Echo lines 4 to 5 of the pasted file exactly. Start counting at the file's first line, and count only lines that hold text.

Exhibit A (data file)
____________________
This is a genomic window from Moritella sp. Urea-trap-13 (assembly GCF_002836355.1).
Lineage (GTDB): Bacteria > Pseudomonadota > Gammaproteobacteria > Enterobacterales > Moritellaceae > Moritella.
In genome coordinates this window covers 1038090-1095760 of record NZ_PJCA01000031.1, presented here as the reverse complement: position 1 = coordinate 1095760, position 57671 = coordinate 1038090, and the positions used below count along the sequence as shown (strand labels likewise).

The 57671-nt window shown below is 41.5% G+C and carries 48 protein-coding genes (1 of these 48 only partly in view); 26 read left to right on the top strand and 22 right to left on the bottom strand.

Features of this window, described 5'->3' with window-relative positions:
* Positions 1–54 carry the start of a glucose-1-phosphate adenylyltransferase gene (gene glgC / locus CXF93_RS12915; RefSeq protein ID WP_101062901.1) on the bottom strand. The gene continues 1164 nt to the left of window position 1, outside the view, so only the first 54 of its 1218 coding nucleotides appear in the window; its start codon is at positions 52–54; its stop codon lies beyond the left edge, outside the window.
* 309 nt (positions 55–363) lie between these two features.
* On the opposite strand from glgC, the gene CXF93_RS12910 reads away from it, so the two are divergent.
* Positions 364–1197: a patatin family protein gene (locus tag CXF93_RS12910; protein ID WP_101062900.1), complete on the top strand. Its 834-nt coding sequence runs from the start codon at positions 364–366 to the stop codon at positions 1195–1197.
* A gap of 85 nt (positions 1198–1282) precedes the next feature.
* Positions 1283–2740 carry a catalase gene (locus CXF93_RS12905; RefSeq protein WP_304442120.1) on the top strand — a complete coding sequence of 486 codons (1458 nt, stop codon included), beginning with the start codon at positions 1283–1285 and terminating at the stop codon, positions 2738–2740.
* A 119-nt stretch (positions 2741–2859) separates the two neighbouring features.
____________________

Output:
The 57671-nt window shown below is 41.5% G+C and carries 48 protein-coding genes (1 of these 48 only partly in view); 26 read left to right on the top strand and 22 right to left on the bottom strand.

Features of this window, described 5'->3' with window-relative positions: